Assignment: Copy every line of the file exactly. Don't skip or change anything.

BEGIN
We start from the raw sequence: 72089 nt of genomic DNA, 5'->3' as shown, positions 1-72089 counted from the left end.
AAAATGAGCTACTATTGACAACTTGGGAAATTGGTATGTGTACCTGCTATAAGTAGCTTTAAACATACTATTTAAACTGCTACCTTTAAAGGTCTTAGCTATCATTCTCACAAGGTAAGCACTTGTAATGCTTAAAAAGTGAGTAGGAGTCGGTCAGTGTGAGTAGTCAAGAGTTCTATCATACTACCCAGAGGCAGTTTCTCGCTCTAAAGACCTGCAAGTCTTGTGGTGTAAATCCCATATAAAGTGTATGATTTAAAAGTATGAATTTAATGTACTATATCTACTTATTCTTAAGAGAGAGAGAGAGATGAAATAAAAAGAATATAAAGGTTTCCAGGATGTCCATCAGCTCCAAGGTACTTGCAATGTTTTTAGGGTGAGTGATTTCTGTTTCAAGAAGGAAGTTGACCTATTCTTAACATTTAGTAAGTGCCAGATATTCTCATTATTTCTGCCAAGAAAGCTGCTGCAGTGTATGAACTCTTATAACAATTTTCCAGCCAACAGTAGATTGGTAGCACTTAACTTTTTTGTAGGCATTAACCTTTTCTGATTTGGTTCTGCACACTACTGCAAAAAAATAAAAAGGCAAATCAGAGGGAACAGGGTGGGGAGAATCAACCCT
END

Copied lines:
We start from the raw sequence: 72089 nt of genomic DNA, 5'->3' as shown, positions 1-72089 counted from the left end.
AAAATGAGCTACTATTGACAACTTGGGAAATTGGTATGTGTACCTGCTATAAGTAGCTTTAAACATACTATTTAAACTGCTACCTTTAAAGGTCTTAGCTATCATTCTCACAAGGTAAGCACTTGTAATGCTTAAAAAGTGAGTAGGAGTCGGTCAGTGTGAGTAGTCAAGAGTTCTATCATACTACCCAGAGGCAGTTTCTCGCTCTAAAGACCTGCAAGTCTTGTGGTGTAAATCCCATATAAAGTGTATGATTTAAAAGTATGAATTTAATGTACTATATCTACTTATTCTTAAGAGAGAGAGAGAGATGAAATAAAAAGAATATAAAGGTTTCCAGGATGTCCATCAGCTCCAAGGTACTTGCAATGTTTTTAGGGTGAGTGATTTCTGTTTCAAGAAGGAAGTTGACCTATTCTTAACATTTAGTAAGTGCCAGATATTCTCATTATTTCTGCCAAGAAAGCTGCTGCAGTGTATGAACTCTTATAACAATTTTCCAGCCAACAGTAGATTGGTAGCACTTAACTTTTTTGTAGGCATTAACCTTTTCTGATTTGGTTCTGCACACTACTGCAAAAAAATAAAAAGGCAAATCAGAGGGAACAGGGTGGGGAGAATCAACCCT